UK missing out on being a 'life-sciences superpower' as participant numbers plummet due to lack of incentives

By Liza Laws

- Last updated on GMT

© Getty Images
© Getty Images

Related tags Clinical trials Data management Patient centricity patient engagement Patient recruitment Research

The UK has the tools to become a life-sciences superpower but those thinking about taking part remain put off by the lack of financial motivation, a clinical trials start-up says.

Data released today comes from Lindus Health, who conducted a survey via research company Prolific. They say the information provides policymakers with an understanding of how to help get the UK back on track to fulfil its ambitions to be a life sciences superpower.

Their research found that two-thirds, or 68% of those in the UK would take part in a clinical trial to help discover new treatments – but that payment was key. They also found that half of those surveyed would be willing to take part in an early phase clinical trial.

As well as financial payment, the other most popular motivations for taking part included discovering new treatments and the importance of clinical research.

Michael Young, co-founder of Lindus Health, said: “Clinical trials are crucial to the process of discovering cutting-edge treatments that can save lives.

“The UK has the tools to be a life sciences superpower, including citizens willing to participate in clinical research - yet the number of clinical trials is nose diving and 9 in 10 people here have never taken part in one.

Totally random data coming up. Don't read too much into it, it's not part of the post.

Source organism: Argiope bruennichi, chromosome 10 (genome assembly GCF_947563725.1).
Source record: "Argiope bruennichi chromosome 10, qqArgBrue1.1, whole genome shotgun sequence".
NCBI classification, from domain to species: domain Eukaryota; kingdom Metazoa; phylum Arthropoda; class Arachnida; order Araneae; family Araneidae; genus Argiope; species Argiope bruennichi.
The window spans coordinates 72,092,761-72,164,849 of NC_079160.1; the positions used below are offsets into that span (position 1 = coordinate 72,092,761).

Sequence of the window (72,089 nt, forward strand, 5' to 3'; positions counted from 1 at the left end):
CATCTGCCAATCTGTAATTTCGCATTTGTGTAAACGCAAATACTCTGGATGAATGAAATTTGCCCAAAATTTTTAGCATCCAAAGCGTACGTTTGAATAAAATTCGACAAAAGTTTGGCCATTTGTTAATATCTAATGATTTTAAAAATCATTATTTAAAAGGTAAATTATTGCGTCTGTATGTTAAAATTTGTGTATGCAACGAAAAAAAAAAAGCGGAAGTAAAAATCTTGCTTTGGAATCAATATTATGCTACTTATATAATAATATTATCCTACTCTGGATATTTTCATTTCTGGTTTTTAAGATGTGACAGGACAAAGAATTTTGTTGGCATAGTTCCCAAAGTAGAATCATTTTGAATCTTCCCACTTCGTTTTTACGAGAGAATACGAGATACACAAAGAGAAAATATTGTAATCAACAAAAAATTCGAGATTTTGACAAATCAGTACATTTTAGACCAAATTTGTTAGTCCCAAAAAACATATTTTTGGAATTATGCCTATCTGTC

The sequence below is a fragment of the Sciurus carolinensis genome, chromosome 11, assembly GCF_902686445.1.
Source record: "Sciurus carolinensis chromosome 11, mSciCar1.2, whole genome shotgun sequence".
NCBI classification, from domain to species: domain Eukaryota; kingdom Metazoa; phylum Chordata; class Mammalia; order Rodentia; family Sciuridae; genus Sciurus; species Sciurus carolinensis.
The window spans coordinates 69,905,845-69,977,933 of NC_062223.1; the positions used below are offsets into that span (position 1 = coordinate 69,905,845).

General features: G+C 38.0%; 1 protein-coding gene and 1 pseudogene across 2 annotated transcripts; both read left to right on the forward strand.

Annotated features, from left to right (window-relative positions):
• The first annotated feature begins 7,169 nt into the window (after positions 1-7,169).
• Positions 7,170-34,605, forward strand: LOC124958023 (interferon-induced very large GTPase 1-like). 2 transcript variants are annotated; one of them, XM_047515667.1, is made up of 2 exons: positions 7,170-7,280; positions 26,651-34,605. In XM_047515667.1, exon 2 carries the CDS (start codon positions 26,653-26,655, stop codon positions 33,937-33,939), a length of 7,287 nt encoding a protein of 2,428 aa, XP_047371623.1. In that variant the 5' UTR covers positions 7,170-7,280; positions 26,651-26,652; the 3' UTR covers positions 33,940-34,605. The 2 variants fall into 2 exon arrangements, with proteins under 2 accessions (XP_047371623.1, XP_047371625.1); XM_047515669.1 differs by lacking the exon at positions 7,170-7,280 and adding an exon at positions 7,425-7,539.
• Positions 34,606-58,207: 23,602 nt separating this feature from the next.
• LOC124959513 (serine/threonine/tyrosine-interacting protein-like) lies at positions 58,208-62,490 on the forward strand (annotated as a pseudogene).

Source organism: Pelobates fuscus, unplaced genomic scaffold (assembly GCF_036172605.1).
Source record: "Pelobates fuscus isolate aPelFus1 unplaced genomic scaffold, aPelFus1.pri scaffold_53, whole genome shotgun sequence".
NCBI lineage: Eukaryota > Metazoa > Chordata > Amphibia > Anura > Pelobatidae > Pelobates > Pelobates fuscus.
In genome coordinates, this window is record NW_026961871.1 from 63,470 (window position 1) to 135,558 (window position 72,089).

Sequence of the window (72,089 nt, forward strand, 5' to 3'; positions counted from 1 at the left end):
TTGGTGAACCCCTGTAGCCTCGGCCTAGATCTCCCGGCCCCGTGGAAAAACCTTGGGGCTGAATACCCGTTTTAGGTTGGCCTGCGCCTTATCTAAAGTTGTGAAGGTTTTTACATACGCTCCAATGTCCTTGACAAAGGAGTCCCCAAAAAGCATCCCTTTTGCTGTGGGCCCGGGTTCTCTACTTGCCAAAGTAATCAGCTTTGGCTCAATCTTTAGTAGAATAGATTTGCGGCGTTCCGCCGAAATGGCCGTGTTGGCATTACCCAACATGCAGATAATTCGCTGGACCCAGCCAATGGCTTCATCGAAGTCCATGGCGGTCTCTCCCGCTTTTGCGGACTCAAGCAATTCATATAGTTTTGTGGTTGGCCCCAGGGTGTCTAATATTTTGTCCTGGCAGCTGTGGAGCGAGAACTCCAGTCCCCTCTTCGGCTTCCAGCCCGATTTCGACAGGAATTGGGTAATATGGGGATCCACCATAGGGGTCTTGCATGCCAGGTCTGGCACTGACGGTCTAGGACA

“From failing to give participants the financial compensation and flexibility they need, to a cumbersome process that requires far too much time and effort, the old-fashioned clinical trials industry is holding back the development of life-changing treatments.”

The company said that despite this willingness, more than 9 in 10 of people living in the UK have never taken part in a trial, which they say suggests there is huge untapped potential for trial recruitment.

The researchers found that key concerns for participants included safety and health, the time and effort required, and a lack of job flexibility. They said that between 2017 and 2021 there was a 44% drop in participants recruited to commercial clinical trials - which is currently being investigated in an independent government review of the UK clinical trials landscape.

It was also discovered that amongst Black, African and Caribbean respondents, a lack of trust is one of the top barriers to taking part in an early phase clinical trial, yet this group is still more likely to have previously taken part in clinical trials at any stage.

Lindus Health conducted their own research with Prolific on the back of statistics from the Association of British Pharmaceutical Industry showed that the number of clinical trials in the UK has plummeted, with the UK falling behind globally - especially for phase three trials.

The survey was carried out online in collaboration with Prolific between 16 March and 23 September 2022. There were 1,049 respondents.

Other information uncovered included the number of trials initiated in the UK fell by 41% between 2017 and 2021. In the UK, fewer phase 1 trials are carried out than in the US, China and Australia. For Phase III, the UK is lagging behind countries including Spain, France, Germany, Poland and Italy. Cancer trials have seen the biggest fall in numbers in the UK.

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